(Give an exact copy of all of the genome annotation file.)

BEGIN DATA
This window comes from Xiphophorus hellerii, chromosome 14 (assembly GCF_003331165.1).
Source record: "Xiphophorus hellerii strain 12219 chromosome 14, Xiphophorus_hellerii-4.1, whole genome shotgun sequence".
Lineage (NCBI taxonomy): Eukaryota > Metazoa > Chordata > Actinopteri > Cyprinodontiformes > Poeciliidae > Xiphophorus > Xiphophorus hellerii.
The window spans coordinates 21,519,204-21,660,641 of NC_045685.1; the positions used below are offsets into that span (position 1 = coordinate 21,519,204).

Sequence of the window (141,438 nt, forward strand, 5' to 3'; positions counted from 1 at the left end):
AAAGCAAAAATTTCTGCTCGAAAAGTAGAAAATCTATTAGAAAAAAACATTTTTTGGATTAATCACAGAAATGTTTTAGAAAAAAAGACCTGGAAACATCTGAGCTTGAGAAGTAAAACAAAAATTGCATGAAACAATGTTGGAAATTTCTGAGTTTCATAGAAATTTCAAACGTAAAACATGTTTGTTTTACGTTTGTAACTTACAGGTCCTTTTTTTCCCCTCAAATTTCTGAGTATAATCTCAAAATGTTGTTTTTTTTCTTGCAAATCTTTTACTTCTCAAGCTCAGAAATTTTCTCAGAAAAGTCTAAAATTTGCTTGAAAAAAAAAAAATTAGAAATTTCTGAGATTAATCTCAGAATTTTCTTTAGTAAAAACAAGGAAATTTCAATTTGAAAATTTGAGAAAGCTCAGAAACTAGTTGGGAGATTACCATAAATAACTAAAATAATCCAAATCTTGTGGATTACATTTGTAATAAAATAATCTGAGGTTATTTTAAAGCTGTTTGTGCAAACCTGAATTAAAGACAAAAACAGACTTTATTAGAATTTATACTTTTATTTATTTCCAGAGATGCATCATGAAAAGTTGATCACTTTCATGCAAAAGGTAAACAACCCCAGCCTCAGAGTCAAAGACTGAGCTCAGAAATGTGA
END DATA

This window comes from Xiphophorus hellerii, chromosome 14 (assembly GCF_003331165.1).
Source record: "Xiphophorus hellerii strain 12219 chromosome 14, Xiphophorus_hellerii-4.1, whole genome shotgun sequence".
Lineage (NCBI taxonomy): Eukaryota > Metazoa > Chordata > Actinopteri > Cyprinodontiformes > Poeciliidae > Xiphophorus > Xiphophorus hellerii.
The window spans coordinates 21,519,204-21,660,641 of NC_045685.1; the positions used below are offsets into that span (position 1 = coordinate 21,519,204).

Sequence of the window (141,438 nt, forward strand, 5' to 3'; positions counted from 1 at the left end):
AAAGCAAAAATTTCTGCTCGAAAAGTAGAAAATCTATTAGAAAAAAACATTTTTTGGATTAATCACAGAAATGTTTTAGAAAAAAAGACCTGGAAACATCTGAGCTTGAGAAGTAAAACAAAAATTGCATGAAACAATGTTGGAAATTTCTGAGTTTCATAGAAATTTCAAACGTAAAACATGTTTGTTTTACGTTTGTAACTTACAGGTCCTTTTTTTCCCCTCAAATTTCTGAGTATAATCTCAAAATGTTGTTTTTTTTCTTGCAAATCTTTTACTTCTCAAGCTCAGAAATTTTCTCAGAAAAGTCTAAAATTTGCTTGAAAAAAAAAAAATTAGAAATTTCTGAGATTAATCTCAGAATTTTCTTTAGTAAAAACAAGGAAATTTCAATTTGAAAATTTGAGAAAGCTCAGAAACTAGTTGGGAGATTACCATAAATAACTAAAATAATCCAAATCTTGTGGATTACATTTGTAATAAAATAATCTGAGGTTATTTTAAAGCTGTTTGTGCAAACCTGAATTAAAGACAAAAACAGACTTTATTAGAATTTATACTTTTATTTATTTCCAGAGATGCATCATGAAAAGTTGATCACTTTCATGCAAAAGGTAAACAACCCCAGCCTCAGAGTCAAAGACTGAGCTCAGAAATGTGA